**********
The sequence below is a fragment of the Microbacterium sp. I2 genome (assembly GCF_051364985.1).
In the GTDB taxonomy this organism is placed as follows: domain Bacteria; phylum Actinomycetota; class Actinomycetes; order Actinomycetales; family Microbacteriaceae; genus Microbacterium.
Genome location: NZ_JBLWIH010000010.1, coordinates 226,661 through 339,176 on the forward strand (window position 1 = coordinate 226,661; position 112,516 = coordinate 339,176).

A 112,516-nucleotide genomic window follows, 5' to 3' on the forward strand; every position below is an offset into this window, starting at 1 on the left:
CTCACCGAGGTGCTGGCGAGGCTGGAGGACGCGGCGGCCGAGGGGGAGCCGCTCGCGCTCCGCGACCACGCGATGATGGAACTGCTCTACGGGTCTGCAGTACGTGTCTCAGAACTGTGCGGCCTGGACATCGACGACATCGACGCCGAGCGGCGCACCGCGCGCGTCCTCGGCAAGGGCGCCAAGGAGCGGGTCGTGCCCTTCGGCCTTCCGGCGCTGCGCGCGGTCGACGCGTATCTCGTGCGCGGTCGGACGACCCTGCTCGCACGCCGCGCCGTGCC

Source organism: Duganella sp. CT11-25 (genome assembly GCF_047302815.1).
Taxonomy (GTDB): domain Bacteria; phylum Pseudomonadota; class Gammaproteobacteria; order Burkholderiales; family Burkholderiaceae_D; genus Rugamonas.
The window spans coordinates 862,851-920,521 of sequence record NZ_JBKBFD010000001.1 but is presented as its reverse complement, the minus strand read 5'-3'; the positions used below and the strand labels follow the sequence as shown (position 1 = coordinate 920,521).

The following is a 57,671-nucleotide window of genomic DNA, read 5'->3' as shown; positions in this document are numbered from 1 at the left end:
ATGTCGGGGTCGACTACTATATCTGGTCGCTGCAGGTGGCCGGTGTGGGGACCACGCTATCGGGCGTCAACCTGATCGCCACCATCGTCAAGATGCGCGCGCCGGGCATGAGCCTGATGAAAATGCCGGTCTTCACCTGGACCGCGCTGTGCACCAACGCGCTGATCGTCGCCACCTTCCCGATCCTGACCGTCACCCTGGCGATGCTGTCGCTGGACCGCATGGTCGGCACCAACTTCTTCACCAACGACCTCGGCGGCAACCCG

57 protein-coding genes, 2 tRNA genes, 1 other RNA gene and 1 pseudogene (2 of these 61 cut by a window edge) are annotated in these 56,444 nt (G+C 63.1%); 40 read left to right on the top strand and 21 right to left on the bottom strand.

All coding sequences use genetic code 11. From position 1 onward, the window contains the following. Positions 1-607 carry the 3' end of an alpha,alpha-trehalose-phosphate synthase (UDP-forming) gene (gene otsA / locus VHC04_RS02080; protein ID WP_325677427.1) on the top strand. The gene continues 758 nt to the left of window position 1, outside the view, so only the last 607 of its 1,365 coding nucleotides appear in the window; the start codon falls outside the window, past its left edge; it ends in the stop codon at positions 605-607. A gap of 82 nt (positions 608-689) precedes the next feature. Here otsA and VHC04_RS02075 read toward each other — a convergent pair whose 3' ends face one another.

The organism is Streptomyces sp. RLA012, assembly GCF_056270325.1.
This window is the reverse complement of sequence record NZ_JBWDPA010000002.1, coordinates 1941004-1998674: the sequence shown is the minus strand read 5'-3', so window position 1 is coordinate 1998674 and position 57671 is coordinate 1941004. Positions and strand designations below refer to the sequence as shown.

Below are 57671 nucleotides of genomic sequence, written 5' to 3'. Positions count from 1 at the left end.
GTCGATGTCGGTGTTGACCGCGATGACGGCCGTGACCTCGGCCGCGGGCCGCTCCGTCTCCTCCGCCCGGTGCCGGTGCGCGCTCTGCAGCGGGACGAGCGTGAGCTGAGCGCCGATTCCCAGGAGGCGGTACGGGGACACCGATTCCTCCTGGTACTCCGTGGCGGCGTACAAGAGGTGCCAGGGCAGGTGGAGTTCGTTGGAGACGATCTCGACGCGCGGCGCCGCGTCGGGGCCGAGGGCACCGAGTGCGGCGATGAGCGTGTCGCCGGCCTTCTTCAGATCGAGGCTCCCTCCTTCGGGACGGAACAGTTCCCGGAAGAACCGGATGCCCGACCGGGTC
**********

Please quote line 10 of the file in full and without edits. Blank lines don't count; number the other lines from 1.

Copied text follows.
ATGTCGGGGTCGACTACTATATCTGGTCGCTGCAGGTGGCCGGTGTGGGGACCACGCTATCGGGCGTCAACCTGATCGCCACCATCGTCAAGATGCGCGCGCCGGGCATGAGCCTGATGAAAATGCCGGTCTTCACCTGGACCGCGCTGTGCACCAACGCGCTGATCGTCGCCACCTTCCCGATCCTGACCGTCACCCTGGCGATGCTGTCGCTGGACCGCATGGTCGGCACCAACTTCTTCACCAACGACCTCGGCGGCAACCCG